Thirty-eight-year-old Anush Nazarian still remembers the night several years ago that a neighbor, distraught over her husband’s gambling losses, jumped to her death from her 10th-floor apartment.
“The whole neighborhood was shocked. None of us ever thought that one day gambling may come so close to us,” recollected Nazarian, who lives in a large suburb of the Armenian capital, Yerevan.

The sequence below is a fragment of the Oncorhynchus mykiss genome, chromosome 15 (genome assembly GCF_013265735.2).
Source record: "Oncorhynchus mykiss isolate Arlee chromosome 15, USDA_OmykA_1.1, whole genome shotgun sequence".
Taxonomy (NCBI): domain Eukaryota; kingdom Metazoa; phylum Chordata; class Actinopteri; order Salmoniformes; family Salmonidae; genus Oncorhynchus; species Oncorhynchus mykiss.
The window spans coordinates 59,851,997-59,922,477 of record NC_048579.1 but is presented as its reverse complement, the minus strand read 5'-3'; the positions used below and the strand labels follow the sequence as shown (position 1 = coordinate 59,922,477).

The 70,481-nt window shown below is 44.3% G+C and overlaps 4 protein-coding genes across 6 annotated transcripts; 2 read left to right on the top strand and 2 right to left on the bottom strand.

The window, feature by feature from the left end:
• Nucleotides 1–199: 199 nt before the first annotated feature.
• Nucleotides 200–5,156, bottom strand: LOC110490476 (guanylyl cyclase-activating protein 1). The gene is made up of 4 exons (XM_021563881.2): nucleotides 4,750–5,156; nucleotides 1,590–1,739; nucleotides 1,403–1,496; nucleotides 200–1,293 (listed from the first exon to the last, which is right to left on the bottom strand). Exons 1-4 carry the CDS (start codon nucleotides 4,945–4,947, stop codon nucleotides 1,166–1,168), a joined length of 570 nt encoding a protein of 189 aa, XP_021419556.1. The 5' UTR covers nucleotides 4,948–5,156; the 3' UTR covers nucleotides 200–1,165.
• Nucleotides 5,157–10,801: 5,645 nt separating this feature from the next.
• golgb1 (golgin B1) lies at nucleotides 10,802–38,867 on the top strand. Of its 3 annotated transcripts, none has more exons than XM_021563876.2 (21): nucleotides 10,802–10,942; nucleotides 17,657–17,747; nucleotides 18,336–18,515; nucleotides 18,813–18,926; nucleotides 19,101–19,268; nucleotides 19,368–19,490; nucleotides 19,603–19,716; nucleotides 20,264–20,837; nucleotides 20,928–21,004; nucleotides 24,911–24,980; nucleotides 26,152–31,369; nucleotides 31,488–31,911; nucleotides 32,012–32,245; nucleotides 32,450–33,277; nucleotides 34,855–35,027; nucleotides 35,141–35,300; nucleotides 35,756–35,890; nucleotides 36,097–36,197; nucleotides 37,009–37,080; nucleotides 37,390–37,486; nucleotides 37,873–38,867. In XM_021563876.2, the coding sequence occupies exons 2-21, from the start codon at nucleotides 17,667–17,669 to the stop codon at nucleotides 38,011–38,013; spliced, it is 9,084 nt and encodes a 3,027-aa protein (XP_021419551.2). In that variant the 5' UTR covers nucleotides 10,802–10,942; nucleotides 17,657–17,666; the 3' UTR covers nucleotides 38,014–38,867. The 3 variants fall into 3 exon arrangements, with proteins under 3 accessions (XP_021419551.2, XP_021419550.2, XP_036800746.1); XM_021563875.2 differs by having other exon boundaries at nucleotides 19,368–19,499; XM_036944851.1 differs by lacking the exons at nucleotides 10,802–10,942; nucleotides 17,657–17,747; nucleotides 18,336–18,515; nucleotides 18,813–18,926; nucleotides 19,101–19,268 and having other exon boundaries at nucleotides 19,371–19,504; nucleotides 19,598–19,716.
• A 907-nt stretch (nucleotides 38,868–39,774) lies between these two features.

During the Soviet era, casinos or gaming parlors did not exist in Armenia: gamblers had to roll the dice on the sly. Today, gambling opportunities are everywhere in this poverty-stricken South-Caucasus state; and addiction to games of chance is wreaking financial havoc among many families.
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